Firefighters in Lincolnshire will take part in four days of strike action over further disputes regarding pensions.
The strike will begin at 6pm on October 31 until November 4 at 6pm.
Strike action has been called for by the Fire Bridge Union (FBU) as the Department for Communities and Local Government (DCLG) has not made any new offer on pensions after two months of talks.
The strike will be another in a long line of strike action for the union, which initially begin strike action in 2013.
Currently, a firefighter with the salary of less than £29,000 now pays around £4,000 a year for a pension.
Additionally, an academic report on firefighter fitness by the University of Bath contradicted the government’s unlikely expectation that firefighters should not be offered retirement until 60, where the report concluded that a much higher level of fitness is required for the strenuous job than that of an average 60-year-old.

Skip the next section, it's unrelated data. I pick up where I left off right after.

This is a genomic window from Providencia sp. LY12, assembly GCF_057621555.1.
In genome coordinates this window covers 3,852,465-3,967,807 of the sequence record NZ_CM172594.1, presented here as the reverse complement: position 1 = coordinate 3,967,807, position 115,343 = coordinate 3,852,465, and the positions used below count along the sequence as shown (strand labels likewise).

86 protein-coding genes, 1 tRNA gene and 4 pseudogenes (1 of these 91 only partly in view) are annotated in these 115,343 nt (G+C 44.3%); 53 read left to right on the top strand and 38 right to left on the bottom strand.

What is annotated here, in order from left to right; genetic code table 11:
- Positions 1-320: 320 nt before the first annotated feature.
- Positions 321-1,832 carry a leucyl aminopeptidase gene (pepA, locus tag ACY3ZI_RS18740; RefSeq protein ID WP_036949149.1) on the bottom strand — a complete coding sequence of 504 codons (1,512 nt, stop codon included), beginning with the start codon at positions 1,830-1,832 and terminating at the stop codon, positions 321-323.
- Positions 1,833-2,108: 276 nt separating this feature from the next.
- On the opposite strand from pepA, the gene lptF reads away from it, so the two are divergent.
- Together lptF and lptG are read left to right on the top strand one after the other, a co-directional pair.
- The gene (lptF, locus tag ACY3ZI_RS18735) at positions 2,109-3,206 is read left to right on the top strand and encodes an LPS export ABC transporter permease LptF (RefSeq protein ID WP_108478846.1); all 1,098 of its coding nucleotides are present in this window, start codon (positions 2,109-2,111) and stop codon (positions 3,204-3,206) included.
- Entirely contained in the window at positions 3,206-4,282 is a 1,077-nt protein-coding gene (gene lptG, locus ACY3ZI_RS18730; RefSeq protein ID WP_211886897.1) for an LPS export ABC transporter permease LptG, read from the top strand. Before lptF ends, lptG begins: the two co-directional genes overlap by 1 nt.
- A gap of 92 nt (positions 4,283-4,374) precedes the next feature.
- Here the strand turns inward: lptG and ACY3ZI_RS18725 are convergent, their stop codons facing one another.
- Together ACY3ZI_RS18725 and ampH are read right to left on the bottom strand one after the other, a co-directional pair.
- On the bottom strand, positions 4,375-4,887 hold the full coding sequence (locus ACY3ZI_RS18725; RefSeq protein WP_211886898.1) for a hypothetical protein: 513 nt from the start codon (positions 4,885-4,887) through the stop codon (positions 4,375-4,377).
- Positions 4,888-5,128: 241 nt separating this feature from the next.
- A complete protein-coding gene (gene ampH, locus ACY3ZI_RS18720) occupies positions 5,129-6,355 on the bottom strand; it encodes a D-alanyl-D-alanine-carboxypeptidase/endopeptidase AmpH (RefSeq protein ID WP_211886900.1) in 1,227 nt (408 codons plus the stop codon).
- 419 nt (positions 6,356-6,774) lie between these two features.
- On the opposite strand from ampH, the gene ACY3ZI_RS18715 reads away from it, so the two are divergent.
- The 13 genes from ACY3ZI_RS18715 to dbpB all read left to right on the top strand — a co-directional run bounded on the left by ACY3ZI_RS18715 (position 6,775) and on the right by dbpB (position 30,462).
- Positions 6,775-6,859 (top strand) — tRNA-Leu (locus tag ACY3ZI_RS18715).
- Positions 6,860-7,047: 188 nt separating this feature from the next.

The FBU would prefer for staff to retire at 55 with their full pension, rather than the required age of 60.
Presently, if a firefighter chooses to retire early due to fitness levels, they will not receive the full pension.
Dave Ramscar, Chief Fire Officer at Lincolnshire Fire and Rescue, said: “Lincolnshire Fire and Rescue has plans in place to ensure that we continue to provide an emergency response within the county.
“We accept that any planned industrial action will impact on our ability to deliver business as usual, but we are confident that the implementation of our plans will enable us to continue to answer 999 calls and to respond to incidents as quickly as possible.”
Matt Wrack, FBU general secretary, said: “Firefighters are incandescent following two months of negotiations which have led to no new proposals.
“Firefighters will not stand by and see our members’ pension rights destroyed by a government which does not give a damn about the safety or wellbeing of firefighters.
“The public do not want 60-year-olds tackling fires. Everyone understands the stupidity of these plans – except government Ministers.
“We remain committed to resolving this dispute in the interests of our members and the public at large.”